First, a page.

Many of the plants that are sold as houseplants are from a tropical environment. Too tender to be grown outdoors in many regions of the country, they do just fine indoors, where temperature and lighting can be controlled. Although they won't grow with the vigor and to the size they grow in the tropics, tropical indoor plants are generally easy to care for.
This plant is also known as snake plant and mother-in-law's tongue. Growing from three to five feet in height, this native of tropical west Africa is very easy to grow. When you bring it home from the nursery, repot it in an African violet planting mix. Water it well and then let the top two inches of soil dry prior to watering again. Feed it with African violet fertilizer once a month until winter. It will thrive in a well-lit area of your home. Keep it away from pets, as the leaves are known to be toxic.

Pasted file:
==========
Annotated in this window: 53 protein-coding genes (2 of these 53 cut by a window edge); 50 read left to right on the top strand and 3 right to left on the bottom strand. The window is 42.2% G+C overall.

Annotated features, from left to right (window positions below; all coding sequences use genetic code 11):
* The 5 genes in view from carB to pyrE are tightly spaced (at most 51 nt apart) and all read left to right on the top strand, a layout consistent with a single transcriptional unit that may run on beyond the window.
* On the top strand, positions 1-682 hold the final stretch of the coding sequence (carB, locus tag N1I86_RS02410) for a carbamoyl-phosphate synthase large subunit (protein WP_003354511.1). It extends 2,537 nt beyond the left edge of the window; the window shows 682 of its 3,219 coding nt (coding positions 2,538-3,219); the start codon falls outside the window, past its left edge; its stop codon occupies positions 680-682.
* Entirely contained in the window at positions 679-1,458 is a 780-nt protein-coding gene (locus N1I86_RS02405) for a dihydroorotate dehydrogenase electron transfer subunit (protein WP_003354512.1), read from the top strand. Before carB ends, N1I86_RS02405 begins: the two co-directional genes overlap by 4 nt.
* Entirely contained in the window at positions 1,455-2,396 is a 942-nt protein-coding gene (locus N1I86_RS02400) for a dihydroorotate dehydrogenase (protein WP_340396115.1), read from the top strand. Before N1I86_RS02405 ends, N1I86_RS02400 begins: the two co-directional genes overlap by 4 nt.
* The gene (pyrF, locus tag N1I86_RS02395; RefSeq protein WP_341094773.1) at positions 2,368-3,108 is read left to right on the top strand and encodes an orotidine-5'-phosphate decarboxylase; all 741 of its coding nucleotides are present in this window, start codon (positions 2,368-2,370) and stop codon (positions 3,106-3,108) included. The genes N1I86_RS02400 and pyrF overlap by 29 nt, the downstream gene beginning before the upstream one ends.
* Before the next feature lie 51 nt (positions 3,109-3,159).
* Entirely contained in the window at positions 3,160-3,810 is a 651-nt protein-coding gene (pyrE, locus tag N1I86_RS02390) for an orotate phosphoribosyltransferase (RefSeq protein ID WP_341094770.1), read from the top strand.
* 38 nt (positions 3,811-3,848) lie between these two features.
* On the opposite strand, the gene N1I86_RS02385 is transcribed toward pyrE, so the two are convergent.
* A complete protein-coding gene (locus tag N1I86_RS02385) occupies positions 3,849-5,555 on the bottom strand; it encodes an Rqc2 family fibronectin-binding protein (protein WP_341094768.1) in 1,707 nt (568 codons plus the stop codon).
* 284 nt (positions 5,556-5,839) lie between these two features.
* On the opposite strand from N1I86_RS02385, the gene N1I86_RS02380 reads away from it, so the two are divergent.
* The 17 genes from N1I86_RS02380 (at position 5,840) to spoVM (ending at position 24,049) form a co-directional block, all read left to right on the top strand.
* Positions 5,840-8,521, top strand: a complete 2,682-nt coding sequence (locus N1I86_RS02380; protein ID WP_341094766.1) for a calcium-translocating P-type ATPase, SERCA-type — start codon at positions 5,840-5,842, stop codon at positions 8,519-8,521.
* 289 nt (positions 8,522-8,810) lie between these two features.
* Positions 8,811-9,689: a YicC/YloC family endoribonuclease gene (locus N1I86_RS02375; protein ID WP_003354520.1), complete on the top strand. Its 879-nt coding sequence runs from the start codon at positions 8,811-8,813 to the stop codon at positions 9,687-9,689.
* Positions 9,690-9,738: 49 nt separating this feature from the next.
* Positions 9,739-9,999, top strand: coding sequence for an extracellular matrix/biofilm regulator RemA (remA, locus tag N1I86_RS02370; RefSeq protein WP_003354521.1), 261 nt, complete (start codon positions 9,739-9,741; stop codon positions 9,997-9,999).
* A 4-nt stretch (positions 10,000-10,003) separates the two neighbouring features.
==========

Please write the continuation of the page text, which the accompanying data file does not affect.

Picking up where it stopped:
Commonly known as dumb cane, this is a popular and carefree house plant. A tropical plant native to Brazil, it has beautiful, wide leaves in various shades of green. Even though its origins are misty, humid environments, the Dieffenbachia does fine with average levels of humidity and moderate light in the home. To determine when it's time to water your Dieffenbachia, stick your finger into the soil and, if the top inch feels dry, give it a drink until the water runs out of the bottom of the pot. According to the ASPCA, Dieffenbachia, if eaten by your pets, will cause a burning sensation in the mouth and, possibly, vomiting.
What says tropical more than a palm tree? The common name for this plant is parlor palm, and it is favored by those who want a tropical palm that will remain somewhat small, as some varieties ("Bella") will only grow to a height of 4 feet. Native to the rain-forest regions of Guatemala, the parlor palm will tolerate low light conditions. It does, however, require evenly moist soil and a daily misting to raise humidity levels.